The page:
Fourth, it is important to distinguish between the confident ground of our knowledge of God and the highly probable public case for the Christian faith. The witness of the Spirit—not a host of intellectual arguments—is what ultimately gives us confident knowledge that we belong to God (Rom. 8:15-16; Gal. 4:6-7; 1 Jn. 2:20), yet this does not exclude the Spirit’s using highly probable or plausible public evidences for God’s existence or for the resurrection of Jesus. Knowledge in one area does not exclude knowledge in another. Having warrant for belief is not the same as showing my belief is warranted.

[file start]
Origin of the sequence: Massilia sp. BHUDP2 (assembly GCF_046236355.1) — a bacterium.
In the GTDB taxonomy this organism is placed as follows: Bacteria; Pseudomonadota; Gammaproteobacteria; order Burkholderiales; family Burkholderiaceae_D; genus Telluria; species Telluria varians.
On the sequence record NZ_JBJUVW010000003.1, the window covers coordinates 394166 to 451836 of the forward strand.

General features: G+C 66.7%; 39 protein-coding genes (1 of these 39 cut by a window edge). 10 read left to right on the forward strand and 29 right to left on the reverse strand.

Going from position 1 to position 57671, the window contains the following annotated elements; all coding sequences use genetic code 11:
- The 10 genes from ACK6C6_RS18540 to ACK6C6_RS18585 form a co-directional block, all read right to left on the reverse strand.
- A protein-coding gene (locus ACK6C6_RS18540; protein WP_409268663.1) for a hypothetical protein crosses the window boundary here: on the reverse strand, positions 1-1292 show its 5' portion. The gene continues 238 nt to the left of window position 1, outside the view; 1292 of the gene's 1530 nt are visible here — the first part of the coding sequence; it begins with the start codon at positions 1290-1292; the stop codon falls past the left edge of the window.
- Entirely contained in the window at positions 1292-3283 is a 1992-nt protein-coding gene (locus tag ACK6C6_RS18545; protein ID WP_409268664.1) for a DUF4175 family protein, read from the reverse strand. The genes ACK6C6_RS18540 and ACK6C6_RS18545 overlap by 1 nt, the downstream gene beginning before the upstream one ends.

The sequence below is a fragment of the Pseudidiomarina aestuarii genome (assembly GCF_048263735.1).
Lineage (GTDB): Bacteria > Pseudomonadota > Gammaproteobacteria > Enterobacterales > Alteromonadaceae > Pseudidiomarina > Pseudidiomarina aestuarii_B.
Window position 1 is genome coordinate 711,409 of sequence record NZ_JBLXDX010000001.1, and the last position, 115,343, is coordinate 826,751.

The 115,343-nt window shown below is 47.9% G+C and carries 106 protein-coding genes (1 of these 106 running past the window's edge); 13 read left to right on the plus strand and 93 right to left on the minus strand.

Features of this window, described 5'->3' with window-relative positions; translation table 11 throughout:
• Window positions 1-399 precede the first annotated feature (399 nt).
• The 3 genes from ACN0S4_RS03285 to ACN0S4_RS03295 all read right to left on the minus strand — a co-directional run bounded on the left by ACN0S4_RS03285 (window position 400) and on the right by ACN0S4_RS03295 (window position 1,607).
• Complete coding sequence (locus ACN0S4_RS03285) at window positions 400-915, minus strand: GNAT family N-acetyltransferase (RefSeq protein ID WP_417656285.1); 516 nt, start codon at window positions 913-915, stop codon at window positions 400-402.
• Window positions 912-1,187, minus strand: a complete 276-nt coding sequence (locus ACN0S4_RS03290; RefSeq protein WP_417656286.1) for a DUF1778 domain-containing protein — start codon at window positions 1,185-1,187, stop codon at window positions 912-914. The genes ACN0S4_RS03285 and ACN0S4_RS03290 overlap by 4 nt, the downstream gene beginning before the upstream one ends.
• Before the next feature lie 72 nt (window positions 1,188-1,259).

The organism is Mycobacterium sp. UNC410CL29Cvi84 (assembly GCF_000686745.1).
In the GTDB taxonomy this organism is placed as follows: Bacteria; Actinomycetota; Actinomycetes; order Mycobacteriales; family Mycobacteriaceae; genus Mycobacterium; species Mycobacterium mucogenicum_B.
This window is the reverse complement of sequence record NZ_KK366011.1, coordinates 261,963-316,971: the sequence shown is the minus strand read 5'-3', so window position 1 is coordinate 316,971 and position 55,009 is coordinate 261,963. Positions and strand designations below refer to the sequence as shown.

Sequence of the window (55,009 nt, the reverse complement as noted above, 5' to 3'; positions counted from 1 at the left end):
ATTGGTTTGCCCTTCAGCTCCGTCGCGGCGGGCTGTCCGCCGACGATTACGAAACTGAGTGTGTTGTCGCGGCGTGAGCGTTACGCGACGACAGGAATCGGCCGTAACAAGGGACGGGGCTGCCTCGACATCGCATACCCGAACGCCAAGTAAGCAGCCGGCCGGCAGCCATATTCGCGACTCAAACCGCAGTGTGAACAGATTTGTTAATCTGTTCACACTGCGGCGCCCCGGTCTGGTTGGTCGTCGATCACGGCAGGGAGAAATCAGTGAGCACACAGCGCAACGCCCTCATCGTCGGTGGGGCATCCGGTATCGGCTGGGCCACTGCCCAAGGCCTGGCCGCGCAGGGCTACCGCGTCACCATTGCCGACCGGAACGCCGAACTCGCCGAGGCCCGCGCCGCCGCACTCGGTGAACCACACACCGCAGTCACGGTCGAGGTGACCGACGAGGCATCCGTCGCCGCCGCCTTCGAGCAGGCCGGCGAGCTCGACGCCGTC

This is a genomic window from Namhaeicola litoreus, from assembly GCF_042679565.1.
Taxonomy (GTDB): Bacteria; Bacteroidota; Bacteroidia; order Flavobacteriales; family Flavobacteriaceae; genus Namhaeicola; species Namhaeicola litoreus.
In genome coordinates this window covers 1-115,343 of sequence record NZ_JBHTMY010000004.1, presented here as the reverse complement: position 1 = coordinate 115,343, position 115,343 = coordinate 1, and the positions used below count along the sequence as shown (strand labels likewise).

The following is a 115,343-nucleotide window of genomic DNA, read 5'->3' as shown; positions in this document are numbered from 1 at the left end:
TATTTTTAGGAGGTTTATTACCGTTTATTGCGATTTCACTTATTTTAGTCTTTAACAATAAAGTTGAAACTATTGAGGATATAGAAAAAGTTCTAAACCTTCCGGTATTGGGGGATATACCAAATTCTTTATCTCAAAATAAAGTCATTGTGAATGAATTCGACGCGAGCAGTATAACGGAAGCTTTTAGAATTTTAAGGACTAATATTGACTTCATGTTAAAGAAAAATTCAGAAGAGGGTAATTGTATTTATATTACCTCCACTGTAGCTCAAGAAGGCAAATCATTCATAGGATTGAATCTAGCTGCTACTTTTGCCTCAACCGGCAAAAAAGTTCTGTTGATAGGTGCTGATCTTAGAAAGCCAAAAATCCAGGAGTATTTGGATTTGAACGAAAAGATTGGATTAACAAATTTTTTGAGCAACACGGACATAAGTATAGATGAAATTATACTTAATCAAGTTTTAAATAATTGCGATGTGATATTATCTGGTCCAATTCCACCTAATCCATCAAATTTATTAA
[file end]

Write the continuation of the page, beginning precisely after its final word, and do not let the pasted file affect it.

This, my friends, is where the question is begged most viciously. Certainty is found only in the revelation of God. Assuming that there is a “lesser” persuasion is the entire point of our dispute, and here it is, merely asserted, yet again. It is NOT important “to distinguish between the confident ground of our knowledge of God and the highly probable case for the Christian faith.” There, I’ve made the same argument Dr. Copan made for you, just reversed. Do you feel convinced? Stating the same thing different ways, as he does to follow, is still not an argument. It’s just an assertion. He is correct that the witness of the Spirit is what gives us “confident knowledge” – Reformed believers call this “certainty” – but that’s not a popular term in most philosophical circles. We are, however, told in Scripture that we may know for certain. We know for certain that what God tells us is true – because He is the only possible grounds for certainty *at all*. Luke tells us that we may know for certain, in Luke 1:4 – using ἀσφάλεια – rendered as “the exact truth”. Peter, in Acts 2:36, says that all Israel knew “for certain” – same word – that Jesus was both Lord and Christ. Christ is the truth. His word is truth. Is it uncertain, or is it “sure” – ἀσφαλής – the Word of hope that God, who cannot lie, gave us, as it says in Hebrews 6:19? It does not do to offer a probable hope, or a probable god, or a probable history, or a probable case for any of the above. It does not even do to offer a highly probable case for any of the above. What isn’t mentioned, further, is how we are supposed to determine these so-called probabilities. Whose rules do we use, and what goes into formulating them? I’m sure Dr. Copan goes into this elsewhere, but he sure doesn’t address them here. Even if he did, I’d have issues with the inherent subjectivity of the entire process. I would submit to you that while offering a critique on each one of these points, he has given you a much shallower theological position, and holds to a much shallower theological position than the one we self-consciously and openly claim to be arguing from.